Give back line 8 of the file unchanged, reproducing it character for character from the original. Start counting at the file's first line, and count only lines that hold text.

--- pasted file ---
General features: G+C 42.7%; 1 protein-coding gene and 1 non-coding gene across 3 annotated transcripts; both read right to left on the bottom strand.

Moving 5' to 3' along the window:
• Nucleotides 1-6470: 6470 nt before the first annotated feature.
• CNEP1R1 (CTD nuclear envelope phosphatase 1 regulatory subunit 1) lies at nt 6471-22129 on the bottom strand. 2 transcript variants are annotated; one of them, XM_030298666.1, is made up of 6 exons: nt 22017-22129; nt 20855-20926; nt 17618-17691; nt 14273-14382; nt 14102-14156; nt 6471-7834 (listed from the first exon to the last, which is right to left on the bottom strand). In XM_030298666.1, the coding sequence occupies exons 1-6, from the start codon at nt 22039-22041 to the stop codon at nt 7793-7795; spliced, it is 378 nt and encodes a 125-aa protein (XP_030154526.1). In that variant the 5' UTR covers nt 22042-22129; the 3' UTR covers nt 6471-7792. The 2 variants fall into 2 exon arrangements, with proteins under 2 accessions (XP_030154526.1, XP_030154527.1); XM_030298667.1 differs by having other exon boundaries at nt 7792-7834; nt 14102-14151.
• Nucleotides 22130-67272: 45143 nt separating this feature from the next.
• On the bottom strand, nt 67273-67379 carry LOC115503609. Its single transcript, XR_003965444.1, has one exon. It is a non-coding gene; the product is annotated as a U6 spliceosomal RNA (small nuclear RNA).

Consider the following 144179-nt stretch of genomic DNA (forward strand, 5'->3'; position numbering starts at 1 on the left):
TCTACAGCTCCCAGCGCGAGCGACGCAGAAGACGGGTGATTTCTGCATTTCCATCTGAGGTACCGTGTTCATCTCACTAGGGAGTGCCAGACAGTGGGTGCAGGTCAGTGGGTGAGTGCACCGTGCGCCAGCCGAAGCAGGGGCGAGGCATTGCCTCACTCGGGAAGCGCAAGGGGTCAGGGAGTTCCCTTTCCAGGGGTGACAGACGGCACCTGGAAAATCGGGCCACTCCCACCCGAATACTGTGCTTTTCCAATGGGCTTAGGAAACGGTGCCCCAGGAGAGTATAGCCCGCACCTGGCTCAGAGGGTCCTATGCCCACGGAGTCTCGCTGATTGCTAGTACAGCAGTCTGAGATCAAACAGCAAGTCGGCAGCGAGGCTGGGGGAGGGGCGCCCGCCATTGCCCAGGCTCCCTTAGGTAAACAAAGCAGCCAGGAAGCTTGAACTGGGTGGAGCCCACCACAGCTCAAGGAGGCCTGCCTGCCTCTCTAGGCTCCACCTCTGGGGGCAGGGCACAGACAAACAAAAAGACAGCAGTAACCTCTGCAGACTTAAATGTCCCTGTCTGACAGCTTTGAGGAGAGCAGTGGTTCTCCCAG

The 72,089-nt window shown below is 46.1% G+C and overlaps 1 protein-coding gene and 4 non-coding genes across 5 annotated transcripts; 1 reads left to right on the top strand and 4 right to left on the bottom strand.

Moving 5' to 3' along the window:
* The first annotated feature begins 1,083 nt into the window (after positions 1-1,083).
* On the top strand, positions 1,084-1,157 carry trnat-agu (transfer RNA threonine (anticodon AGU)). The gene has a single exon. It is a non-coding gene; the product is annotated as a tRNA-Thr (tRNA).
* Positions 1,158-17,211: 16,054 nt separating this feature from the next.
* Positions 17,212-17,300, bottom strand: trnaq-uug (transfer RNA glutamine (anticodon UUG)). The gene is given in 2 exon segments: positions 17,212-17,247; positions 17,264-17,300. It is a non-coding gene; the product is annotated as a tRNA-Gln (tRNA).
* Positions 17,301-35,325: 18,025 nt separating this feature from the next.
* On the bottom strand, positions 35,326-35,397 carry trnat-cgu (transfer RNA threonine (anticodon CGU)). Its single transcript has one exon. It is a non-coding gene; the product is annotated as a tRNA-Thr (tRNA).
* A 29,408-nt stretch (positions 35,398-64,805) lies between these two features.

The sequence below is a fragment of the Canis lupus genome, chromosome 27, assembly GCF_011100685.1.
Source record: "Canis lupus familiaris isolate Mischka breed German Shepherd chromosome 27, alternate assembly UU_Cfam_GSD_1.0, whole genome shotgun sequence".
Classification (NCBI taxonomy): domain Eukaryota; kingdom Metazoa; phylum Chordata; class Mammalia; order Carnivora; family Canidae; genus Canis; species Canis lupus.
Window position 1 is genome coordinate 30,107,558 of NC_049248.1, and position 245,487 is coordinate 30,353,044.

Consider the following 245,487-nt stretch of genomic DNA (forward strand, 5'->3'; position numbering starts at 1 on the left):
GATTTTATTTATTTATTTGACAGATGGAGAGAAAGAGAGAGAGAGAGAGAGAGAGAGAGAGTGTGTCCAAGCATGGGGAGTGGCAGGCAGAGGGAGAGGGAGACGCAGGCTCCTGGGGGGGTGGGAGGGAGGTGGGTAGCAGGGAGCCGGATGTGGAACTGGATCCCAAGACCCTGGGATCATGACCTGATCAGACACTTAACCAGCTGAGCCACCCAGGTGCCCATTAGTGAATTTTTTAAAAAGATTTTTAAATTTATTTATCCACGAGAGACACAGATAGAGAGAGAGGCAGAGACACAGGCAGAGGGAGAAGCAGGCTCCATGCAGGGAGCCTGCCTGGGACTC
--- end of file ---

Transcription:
TCTACAGCTCCCAGCGCGAGCGACGCAGAAGACGGGTGATTTCTGCATTTCCATCTGAGGTACCGTGTTCATCTCACTAGGGAGTGCCAGACAGTGGGTGCAGGTCAGTGGGTGAGTGCACCGTGCGCCAGCCGAAGCAGGGGCGAGGCATTGCCTCACTCGGGAAGCGCAAGGGGTCAGGGAGTTCCCTTTCCAGGGGTGACAGACGGCACCTGGAAAATCGGGCCACTCCCACCCGAATACTGTGCTTTTCCAATGGGCTTAGGAAACGGTGCCCCAGGAGAGTATAGCCCGCACCTGGCTCAGAGGGTCCTATGCCCACGGAGTCTCGCTGATTGCTAGTACAGCAGTCTGAGATCAAACAGCAAGTCGGCAGCGAGGCTGGGGGAGGGGCGCCCGCCATTGCCCAGGCTCCCTTAGGTAAACAAAGCAGCCAGGAAGCTTGAACTGGGTGGAGCCCACCACAGCTCAAGGAGGCCTGCCTGCCTCTCTAGGCTCCACCTCTGGGGGCAGGGCACAGACAAACAAAAAGACAGCAGTAACCTCTGCAGACTTAAATGTCCCTGTCTGACAGCTTTGAGGAGAGCAGTGGTTCTCCCAG